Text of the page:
We’re now four weeks into the Premier League season. The table is starting to take a surprisingly predictable (after last season) shape already:
- Manchester City: 12 points
- Chelsea: 10 points
- Everton: 10 points
- Manchester United: 9 points
- Tottenham: 8 points
- Liverpool: 7 points
- Arsenal: 7 points
Given how bizarre last season was, with Leicester winning the title and Chelsea, Manchester United, and Liverpool spending significant chunks of the season outside the top eight, this return to normalcy is striking.
The results from the weekend, however, suggest that the table isn’t an anomaly. It will likely be these seven (seven!) teams battling it out for the top four and more this season. To begin, we’re going to talk about the most surprising member of that group, Ronald Koeman’s Everton, before turning to the least impressive team of the group so far, Arsenal.
Everton might actually be good.
In hindsight, this actually isn’t that much of a shock. Everton have had tons of attacking talent for several seasons now. But under former manager Roberto Martinez, who would find a way to make Juventus or Atletico look bad defensively, they never could turn that attacking talent into consistent results.
That is changing under new manager Ronald Koeman. Koeman is not a manager who is going to transform a squad into world-beaters or thrill the supporters with brilliant attacking football. What he is, however, is a manager who understands tactics and who sets his teams up to be organized, defensively sturdy, and difficult to open up. Put another way, he’s much closer to the manager who preceded Martinez at Goodison and who he faced last weekend: David Moyes.
What separates Koeman from Moyes is that he’s a bit more tactically adaptable than the Scotsman. What sets Koeman’s Everton apart from Moyes’s is that they have elite attackers—some of whom they paid for using money Moyes spent while at Manchester United. (Hi, Romelu Lukaku.)
Obviously it is still extremely early in the season, but given Lukaku’s quality as an attacker and the defensive rigidity that has returned to Goodison under Koeman, it’s not hard to imagine the Toffees making a top four challenge. Certainly, they gave Spurs a great deal of trouble in week one and in subsequent weeks they have looked a convincing team, particularly now with Lukaku finding his form.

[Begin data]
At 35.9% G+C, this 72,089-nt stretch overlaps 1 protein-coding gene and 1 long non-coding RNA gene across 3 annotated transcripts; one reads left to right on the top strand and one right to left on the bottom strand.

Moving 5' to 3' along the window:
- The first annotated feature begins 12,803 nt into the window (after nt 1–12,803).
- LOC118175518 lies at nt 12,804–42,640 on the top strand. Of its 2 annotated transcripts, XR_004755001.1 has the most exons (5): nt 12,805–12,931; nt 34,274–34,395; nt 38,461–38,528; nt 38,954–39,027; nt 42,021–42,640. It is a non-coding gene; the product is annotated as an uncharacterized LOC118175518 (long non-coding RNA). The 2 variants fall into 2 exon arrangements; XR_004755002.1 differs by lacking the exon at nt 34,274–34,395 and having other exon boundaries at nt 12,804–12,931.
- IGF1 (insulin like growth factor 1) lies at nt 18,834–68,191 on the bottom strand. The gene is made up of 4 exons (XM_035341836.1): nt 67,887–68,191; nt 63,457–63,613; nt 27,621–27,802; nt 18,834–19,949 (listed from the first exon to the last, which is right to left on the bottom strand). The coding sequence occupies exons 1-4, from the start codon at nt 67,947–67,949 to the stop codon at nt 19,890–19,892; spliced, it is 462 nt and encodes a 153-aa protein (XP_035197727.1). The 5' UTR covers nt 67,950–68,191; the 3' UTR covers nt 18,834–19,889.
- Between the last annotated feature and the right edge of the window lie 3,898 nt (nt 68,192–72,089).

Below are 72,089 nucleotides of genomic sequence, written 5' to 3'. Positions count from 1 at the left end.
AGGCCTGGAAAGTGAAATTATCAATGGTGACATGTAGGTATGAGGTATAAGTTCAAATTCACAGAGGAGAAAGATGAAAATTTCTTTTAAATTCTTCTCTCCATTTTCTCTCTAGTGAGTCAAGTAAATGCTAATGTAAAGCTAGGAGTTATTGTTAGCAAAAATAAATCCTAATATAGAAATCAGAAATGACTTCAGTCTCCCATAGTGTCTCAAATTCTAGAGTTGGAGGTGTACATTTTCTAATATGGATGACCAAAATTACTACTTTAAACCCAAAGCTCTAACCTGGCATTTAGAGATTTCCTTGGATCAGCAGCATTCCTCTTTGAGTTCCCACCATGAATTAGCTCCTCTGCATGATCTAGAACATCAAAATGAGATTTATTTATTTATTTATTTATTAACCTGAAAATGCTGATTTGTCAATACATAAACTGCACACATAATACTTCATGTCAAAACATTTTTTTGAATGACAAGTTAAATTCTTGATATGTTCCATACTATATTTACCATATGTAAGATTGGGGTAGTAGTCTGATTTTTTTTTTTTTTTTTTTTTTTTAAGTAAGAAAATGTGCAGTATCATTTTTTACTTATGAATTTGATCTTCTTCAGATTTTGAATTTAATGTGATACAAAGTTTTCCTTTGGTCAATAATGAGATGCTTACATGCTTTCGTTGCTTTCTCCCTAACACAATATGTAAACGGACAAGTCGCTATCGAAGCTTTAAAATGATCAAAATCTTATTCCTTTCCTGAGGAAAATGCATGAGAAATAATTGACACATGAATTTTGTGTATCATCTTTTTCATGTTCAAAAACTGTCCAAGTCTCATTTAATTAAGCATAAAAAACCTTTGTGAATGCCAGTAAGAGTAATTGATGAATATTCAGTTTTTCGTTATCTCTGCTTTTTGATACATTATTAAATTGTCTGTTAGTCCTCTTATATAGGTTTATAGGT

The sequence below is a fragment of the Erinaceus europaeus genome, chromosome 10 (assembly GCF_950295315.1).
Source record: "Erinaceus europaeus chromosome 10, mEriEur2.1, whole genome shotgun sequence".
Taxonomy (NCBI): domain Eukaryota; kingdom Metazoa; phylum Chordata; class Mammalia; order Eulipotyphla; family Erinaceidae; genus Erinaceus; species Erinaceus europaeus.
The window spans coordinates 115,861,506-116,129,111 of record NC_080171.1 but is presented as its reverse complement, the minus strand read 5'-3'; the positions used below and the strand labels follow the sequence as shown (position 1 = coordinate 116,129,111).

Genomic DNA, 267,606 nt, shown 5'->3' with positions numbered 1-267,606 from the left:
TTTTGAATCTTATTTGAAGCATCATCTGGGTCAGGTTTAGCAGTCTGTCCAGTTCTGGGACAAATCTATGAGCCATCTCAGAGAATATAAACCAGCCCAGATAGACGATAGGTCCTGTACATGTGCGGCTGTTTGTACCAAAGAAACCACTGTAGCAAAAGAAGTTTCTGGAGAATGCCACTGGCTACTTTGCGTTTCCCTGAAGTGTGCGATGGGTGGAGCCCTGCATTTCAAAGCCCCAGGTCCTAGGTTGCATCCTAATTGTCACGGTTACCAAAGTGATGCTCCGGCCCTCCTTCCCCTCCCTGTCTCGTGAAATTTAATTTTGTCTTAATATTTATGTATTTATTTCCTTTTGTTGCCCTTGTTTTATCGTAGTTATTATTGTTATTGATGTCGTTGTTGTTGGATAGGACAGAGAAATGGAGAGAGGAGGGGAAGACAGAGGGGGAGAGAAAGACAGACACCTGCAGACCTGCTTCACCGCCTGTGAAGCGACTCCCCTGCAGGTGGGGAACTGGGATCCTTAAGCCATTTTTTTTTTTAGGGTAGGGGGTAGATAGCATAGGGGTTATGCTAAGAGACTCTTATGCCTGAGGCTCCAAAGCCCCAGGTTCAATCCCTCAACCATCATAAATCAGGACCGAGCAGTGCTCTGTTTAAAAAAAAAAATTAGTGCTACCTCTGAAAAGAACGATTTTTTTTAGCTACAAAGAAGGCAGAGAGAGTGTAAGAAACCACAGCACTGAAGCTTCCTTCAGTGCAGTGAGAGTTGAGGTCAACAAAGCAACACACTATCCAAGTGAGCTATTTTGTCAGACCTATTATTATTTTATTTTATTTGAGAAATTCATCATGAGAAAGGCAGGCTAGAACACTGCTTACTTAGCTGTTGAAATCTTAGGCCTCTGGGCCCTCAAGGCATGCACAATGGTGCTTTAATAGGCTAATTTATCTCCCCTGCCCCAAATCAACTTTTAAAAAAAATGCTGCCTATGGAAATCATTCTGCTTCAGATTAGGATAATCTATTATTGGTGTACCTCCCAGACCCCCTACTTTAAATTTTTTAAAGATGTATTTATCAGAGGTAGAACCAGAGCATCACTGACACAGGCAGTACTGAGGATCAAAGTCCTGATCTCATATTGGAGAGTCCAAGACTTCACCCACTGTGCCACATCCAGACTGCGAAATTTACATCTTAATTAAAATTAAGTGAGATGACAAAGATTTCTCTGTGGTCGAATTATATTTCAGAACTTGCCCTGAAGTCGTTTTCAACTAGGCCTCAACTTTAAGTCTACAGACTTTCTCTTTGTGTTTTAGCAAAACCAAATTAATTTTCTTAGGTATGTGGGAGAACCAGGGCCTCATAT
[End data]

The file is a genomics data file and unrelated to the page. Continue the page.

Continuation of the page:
Arsenal still aren’t convincing.
Things we know about Arsenal: They’ve been relying on Francis Coquelin as a defensive midfielder for several seasons now and, somewhat like Casemiro at Real Madrid, Coquelin largely gets by simply because Arsenal doesn’t have anyone better. So while Arsenal is worse without Coquelin, it isn’t necessarily true that Coquelin himself is really good. He just gives the Gunners structure and a shield for the back line.
They tried to address this problem over the summer with the signing of Granit Xkaka from Borussia Monchengladbach. Unfortunately, it hasn’t taken long to establish that Xhaka is a holding midfielder who, oops!, isn’t very good at holding. What he’s good at is pushing the ball vertically and covering lots of ground. But given that Arsenal already have Aaron Ramsey, that isn’t necessarily what they needed. The result is that they’re still leaning on Coquelin and still looking rather unconvincing in the process. They won against Southampton, but needed some awful finishing from Shane Long and lucky late penalty to do so. Arsenal have had a knack in recent years for drunkenly stumbling into the Champions League places, but with the managerial talent in England these days as well as the money that smaller clubs can now command, one can’t help wondering if this might finally be the year that Arsene Wenger finishes outside the top four.
Palace plays a real midfield. Palace wins a game.
When they faced Tottenham earlier this season, Crystal Palace set up with a team that included four wingers and a single midfielder. They lost. This has been a recurring problem for the Eagles ever since the arrival of Yohan Cabaye. While the Frenchman still has some technical quality, these days he’s got the mobility of a sloth wearing cement shoes walking through molasses. The result has routinely been a Palace squad that, though entertaining, has never been particularly convincing due to how alarmingly open they are in midfield.
Perhaps Pardew is finally learning his lesson. Starting with Joe Ledley and James McArthur in midfield, the Eagles not only won the game on the scoreboard, they also had a convincing xG result on the road against Middlesbrough. This is an intriguing development as the potential in this Palace team is there. In Christian Benteke they have a striker who can score 20+ goals in a mid-table chasing counter-attacking side like Palace. With Andros Townsend and Wilfried Zaha on the wings, they have two wide attackers who, though both are probably over-rated, do possess real pace and can do some good things on the counter. If they can simply limit how badly they are beaten in midfield while still launching several dangerous counters per game, this is a side that can probably chase the 50 point total and finish in or around the top half. But it all will depend on whether or not Pardew is smart enough to select a real midfield and resists the urge to shoehorn Cabaye into the team. If he does that, they could be fun. But, then, this is Alan Pardew we’re talking about.